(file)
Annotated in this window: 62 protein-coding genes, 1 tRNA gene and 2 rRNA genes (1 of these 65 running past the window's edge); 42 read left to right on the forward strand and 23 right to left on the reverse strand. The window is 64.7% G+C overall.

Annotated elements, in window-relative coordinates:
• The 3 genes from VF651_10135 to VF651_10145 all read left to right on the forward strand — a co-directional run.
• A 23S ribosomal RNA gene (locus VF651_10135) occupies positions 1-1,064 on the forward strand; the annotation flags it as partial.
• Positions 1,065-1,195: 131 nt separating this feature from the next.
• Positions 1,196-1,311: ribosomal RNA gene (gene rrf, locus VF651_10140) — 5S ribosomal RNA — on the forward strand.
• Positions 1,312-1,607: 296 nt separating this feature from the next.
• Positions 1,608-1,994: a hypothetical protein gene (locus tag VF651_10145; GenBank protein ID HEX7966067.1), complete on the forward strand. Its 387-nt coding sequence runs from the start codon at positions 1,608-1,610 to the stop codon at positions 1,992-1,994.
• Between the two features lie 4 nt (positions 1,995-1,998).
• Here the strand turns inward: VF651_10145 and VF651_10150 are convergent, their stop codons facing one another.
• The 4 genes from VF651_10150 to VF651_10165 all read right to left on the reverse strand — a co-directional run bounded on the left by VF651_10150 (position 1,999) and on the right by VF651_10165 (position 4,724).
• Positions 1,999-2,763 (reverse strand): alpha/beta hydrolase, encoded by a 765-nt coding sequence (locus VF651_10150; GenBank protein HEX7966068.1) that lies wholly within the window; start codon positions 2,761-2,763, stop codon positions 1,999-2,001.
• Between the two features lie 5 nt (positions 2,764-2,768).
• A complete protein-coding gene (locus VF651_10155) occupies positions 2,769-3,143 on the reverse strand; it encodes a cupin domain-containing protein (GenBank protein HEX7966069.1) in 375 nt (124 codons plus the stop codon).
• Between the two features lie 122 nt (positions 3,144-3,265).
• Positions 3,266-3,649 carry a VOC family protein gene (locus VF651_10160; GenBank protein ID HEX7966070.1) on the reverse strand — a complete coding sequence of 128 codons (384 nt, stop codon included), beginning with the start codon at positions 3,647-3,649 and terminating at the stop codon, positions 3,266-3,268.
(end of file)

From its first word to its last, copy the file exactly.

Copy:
Annotated in this window: 62 protein-coding genes, 1 tRNA gene and 2 rRNA genes (1 of these 65 running past the window's edge); 42 read left to right on the forward strand and 23 right to left on the reverse strand. The window is 64.7% G+C overall.

Annotated elements, in window-relative coordinates:
• The 3 genes from VF651_10135 to VF651_10145 all read left to right on the forward strand — a co-directional run.
• A 23S ribosomal RNA gene (locus VF651_10135) occupies positions 1-1,064 on the forward strand; the annotation flags it as partial.
• Positions 1,065-1,195: 131 nt separating this feature from the next.
• Positions 1,196-1,311: ribosomal RNA gene (gene rrf, locus VF651_10140) — 5S ribosomal RNA — on the forward strand.
• Positions 1,312-1,607: 296 nt separating this feature from the next.
• Positions 1,608-1,994: a hypothetical protein gene (locus tag VF651_10145; GenBank protein ID HEX7966067.1), complete on the forward strand. Its 387-nt coding sequence runs from the start codon at positions 1,608-1,610 to the stop codon at positions 1,992-1,994.
• Between the two features lie 4 nt (positions 1,995-1,998).
• Here the strand turns inward: VF651_10145 and VF651_10150 are convergent, their stop codons facing one another.
• The 4 genes from VF651_10150 to VF651_10165 all read right to left on the reverse strand — a co-directional run bounded on the left by VF651_10150 (position 1,999) and on the right by VF651_10165 (position 4,724).
• Positions 1,999-2,763 (reverse strand): alpha/beta hydrolase, encoded by a 765-nt coding sequence (locus VF651_10150; GenBank protein HEX7966068.1) that lies wholly within the window; start codon positions 2,761-2,763, stop codon positions 1,999-2,001.
• Between the two features lie 5 nt (positions 2,764-2,768).
• A complete protein-coding gene (locus VF651_10155) occupies positions 2,769-3,143 on the reverse strand; it encodes a cupin domain-containing protein (GenBank protein HEX7966069.1) in 375 nt (124 codons plus the stop codon).
• Between the two features lie 122 nt (positions 3,144-3,265).
• Positions 3,266-3,649 carry a VOC family protein gene (locus VF651_10160; GenBank protein ID HEX7966070.1) on the reverse strand — a complete coding sequence of 128 codons (384 nt, stop codon included), beginning with the start codon at positions 3,647-3,649 and terminating at the stop codon, positions 3,266-3,268.